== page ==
There are so many potential reasons for chronic bike saddle discomfort that it would be overwhelming and confusing to try to cover them in a single article. For this reason, we are exploring potential riding technique and postural items (by far the biggest contributors to chronic saddle issues) one at a time so that you can hopefully gain a better understanding of why you may be experiencing saddle issues. The first two articles in this saddle discomfort series have focused on technique items that generally lead to discomfort on the soft tissue at the front of the saddle – toe pointing through the front of the stroke and hyper-extension of the back while riding. In this article, we’ll focus on the other end – too much pressure on the sit bones leading to soreness.
What is Pelvic Under-Rotation when Riding a Bike?
Pelvic under-rotation (posterior/rearward tilt) is the act of sitting on the bike saddle with a pelvic angle much like you would have when sitting in a kitchen chair and then bending in the back to reach the handlebars. Simply put, it is “hunching” or “slouching” while riding – also known as kyphosis.
What is Pelvic Over-Rotation when Riding a Bike?
Pelvic over-rotation (anterior/forward tilt) is the act of sitting on the bike saddle with a pelvic angle that is rotated far forward, thus pulling the support structure of the torso out of the abdominal muscles and instead applying it more into the back muscles. This frequently leads to hyper-extension (lordosis) of the back, which is exceptionally common with cyclists.
How Does Under-Rotation of Your Pelvis Potentially Contribute to Sit Bone Pain and Saddle Discomfort on a Bike?
While hunching to get low and aero can work okay for short periods (and longer periods for riders with well developed abdominal control), it often encourages riders to brace and push to the back of the saddle. This loads up the back/neck and shoulders significantly while contributing to pressure points on the hands and wrists and it can lead to problematic pressure points directly on the ischial tuberosities/sit bones.
How Does Over-Rotation of your Pelvis Potentially Contribute to Sit Bone Pain and Saddle Discomfort on a Bike?
Many riders who exhibit hyper-extension (lordosis) on the bike cannot use their abdominal muscles (and often glutes) to support their pelvis or torso weight and thus tend to overuse their back, arm and neck muscles. They will often brace against the handlebars and push towards the back of the seat and thus overweight the sit bones. These riders also have a tendency to have lateral muscle balance issues and rock more in the saddle and are thus also prone to uneven pressure on the sit bones left to right.
“How Should I Support Myself on the Bike Posturally?”
From a musculature standpoint, your goal when pedaling is to use your core/abdominal muscles to keep yourself stable in the saddle while supporting the weight of your torso (thus allowing you to relax your extremities and joints). This has similarities to the posture and muscles you use in the “ready” position in a ball sport (pelvis rotates slightly forward, quads/hamstrings/abdominals all balance you out and support your torso and you are relaxed in the upper body and hands). If you master this fundamental posture in general riding, you will find that keeping your weight in a balanced place that distributes weight from your weight through your middle pelvic platform (not just on your sit bones) is much easier. This in turn will reduce your desire to tighten your back muscles, hunch your back in kyphosis, hyperextend into lordosis, brace with straight arms, or push way back on the saddle.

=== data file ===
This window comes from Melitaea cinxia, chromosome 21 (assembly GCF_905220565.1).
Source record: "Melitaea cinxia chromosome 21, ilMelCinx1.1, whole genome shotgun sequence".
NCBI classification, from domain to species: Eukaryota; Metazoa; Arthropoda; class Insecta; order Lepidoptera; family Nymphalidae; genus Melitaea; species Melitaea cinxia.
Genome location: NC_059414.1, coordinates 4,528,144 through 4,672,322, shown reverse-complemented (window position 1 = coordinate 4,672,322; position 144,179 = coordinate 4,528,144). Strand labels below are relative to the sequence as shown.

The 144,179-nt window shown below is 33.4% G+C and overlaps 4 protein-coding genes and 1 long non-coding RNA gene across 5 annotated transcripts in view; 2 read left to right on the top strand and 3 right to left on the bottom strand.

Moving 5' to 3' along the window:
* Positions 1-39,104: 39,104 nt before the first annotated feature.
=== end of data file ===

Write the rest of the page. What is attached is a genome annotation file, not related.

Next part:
This is a broad topic that is very subjective and something we often spend a lot of time analyzing and working with riders on during their bike fittings. This being said, riders who have too much pressure on their saddle often use a pedaling style where they drive their heels down too low at the bottom and/or front of the pedal stroke. If you drive your heels down – even for just a split second – it can increase saddle pressure markedly. Your knees should never approach hyper-extension when pedaling. If they do, you will likely increase saddle pressure. Through the front to bottom of the stroke, your foot should be “cycling level” with a neutral forefoot (see picture of neutral foot). If the heel is lower than the picture, with an optimal saddle height, the rider will feel saddle pressure.
What are Some Set-up Variables that Encourage Over Rotation of the Pelvis?
• Low Saddle: If your saddle is low, you will try to get more leg extension by pushing further back on the saddle. This puts more weight on your sit bones.
• Reach to the Handlebars Too Long: If you have to reach too far to the bars the tendency for some riders is to lock their arms and push way back on the saddle. Other riders will do what we discussed in the article about over-rotation of the pelvis and slide forward if their reach is too long. These riders will more likely have soft tissue issues at the front of the saddle.
• Saddle Too Far Back: This will often create similar responses to the reach being too long.